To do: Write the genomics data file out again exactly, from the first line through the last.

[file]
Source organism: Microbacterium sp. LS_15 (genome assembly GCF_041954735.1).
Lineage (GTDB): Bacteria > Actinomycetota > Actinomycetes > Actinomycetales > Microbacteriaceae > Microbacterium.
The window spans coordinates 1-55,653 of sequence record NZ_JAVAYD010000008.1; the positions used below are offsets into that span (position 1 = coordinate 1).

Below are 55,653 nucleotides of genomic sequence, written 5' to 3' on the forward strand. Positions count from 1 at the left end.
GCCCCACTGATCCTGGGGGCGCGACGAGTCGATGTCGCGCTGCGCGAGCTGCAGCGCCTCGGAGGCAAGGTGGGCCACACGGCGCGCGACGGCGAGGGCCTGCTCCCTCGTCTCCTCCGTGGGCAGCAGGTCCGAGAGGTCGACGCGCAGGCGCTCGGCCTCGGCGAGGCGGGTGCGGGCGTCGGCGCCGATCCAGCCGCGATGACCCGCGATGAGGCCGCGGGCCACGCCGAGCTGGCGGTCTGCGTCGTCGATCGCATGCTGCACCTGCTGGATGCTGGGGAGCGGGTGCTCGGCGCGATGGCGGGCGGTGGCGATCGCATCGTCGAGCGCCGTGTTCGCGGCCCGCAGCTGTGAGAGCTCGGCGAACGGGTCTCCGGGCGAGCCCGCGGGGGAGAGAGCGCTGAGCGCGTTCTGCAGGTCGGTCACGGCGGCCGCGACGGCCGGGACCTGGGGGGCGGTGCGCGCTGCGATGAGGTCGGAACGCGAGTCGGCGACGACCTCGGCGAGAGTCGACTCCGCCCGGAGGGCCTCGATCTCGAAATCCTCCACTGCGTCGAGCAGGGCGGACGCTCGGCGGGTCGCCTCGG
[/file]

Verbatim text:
Source organism: Microbacterium sp. LS_15 (genome assembly GCF_041954735.1).
Lineage (GTDB): Bacteria > Actinomycetota > Actinomycetes > Actinomycetales > Microbacteriaceae > Microbacterium.
The window spans coordinates 1-55,653 of sequence record NZ_JAVAYD010000008.1; the positions used below are offsets into that span (position 1 = coordinate 1).

Below are 55,653 nucleotides of genomic sequence, written 5' to 3' on the forward strand. Positions count from 1 at the left end.
GCCCCACTGATCCTGGGGGCGCGACGAGTCGATGTCGCGCTGCGCGAGCTGCAGCGCCTCGGAGGCAAGGTGGGCCACACGGCGCGCGACGGCGAGGGCCTGCTCCCTCGTCTCCTCCGTGGGCAGCAGGTCCGAGAGGTCGACGCGCAGGCGCTCGGCCTCGGCGAGGCGGGTGCGGGCGTCGGCGCCGATCCAGCCGCGATGACCCGCGATGAGGCCGCGGGCCACGCCGAGCTGGCGGTCTGCGTCGTCGATCGCATGCTGCACCTGCTGGATGCTGGGGAGCGGGTGCTCGGCGCGATGGCGGGCGGTGGCGATCGCATCGTCGAGCGCCGTGTTCGCGGCCCGCAGCTGTGAGAGCTCGGCGAACGGGTCTCCGGGCGAGCCCGCGGGGGAGAGAGCGCTGAGCGCGTTCTGCAGGTCGGTCACGGCGGCCGCGACGGCCGGGACCTGGGGGGCGGTGCGCGCTGCGATGAGGTCGGAACGCGAGTCGGCGACGACCTCGGCGAGAGTCGACTCCGCCCGGAGGGCCTCGATCTCGAAATCCTCCACTGCGTCGAGCAGGGCGGACGCTCGGCGGGTCGCCTCGG